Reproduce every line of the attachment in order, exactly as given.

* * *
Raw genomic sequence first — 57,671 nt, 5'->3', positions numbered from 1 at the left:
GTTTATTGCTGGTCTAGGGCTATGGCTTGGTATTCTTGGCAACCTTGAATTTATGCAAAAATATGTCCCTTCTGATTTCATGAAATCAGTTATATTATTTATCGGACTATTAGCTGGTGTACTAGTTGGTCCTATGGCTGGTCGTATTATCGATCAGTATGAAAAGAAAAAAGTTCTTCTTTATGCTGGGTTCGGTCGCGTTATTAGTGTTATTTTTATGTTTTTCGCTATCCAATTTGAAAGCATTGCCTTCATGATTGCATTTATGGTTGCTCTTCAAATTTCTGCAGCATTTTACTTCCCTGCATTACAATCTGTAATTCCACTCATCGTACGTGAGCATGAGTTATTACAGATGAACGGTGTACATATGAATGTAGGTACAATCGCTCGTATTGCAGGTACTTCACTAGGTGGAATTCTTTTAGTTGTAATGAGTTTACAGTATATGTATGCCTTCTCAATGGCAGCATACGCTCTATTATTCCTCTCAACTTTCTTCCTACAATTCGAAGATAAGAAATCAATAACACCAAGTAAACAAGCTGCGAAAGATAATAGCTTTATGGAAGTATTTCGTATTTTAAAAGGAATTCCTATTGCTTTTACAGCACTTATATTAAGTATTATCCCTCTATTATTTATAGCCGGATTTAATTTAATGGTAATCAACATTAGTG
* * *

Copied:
Raw genomic sequence first — 57,671 nt, 5'->3', positions numbered from 1 at the left:
GTTTATTGCTGGTCTAGGGCTATGGCTTGGTATTCTTGGCAACCTTGAATTTATGCAAAAATATGTCCCTTCTGATTTCATGAAATCAGTTATATTATTTATCGGACTATTAGCTGGTGTACTAGTTGGTCCTATGGCTGGTCGTATTATCGATCAGTATGAAAAGAAAAAAGTTCTTCTTTATGCTGGGTTCGGTCGCGTTATTAGTGTTATTTTTATGTTTTTCGCTATCCAATTTGAAAGCATTGCCTTCATGATTGCATTTATGGTTGCTCTTCAAATTTCTGCAGCATTTTACTTCCCTGCATTACAATCTGTAATTCCACTCATCGTACGTGAGCATGAGTTATTACAGATGAACGGTGTACATATGAATGTAGGTACAATCGCTCGTATTGCAGGTACTTCACTAGGTGGAATTCTTTTAGTTGTAATGAGTTTACAGTATATGTATGCCTTCTCAATGGCAGCATACGCTCTATTATTCCTCTCAACTTTCTTCCTACAATTCGAAGATAAGAAATCAATAACACCAAGTAAACAAGCTGCGAAAGATAATAGCTTTATGGAAGTATTTCGTATTTTAAAAGGAATTCCTATTGCTTTTACAGCACTTATATTAAGTATTATCCCTCTATTATTTATAGCCGGATTTAATTTAATGGTAATCAACATTAGTG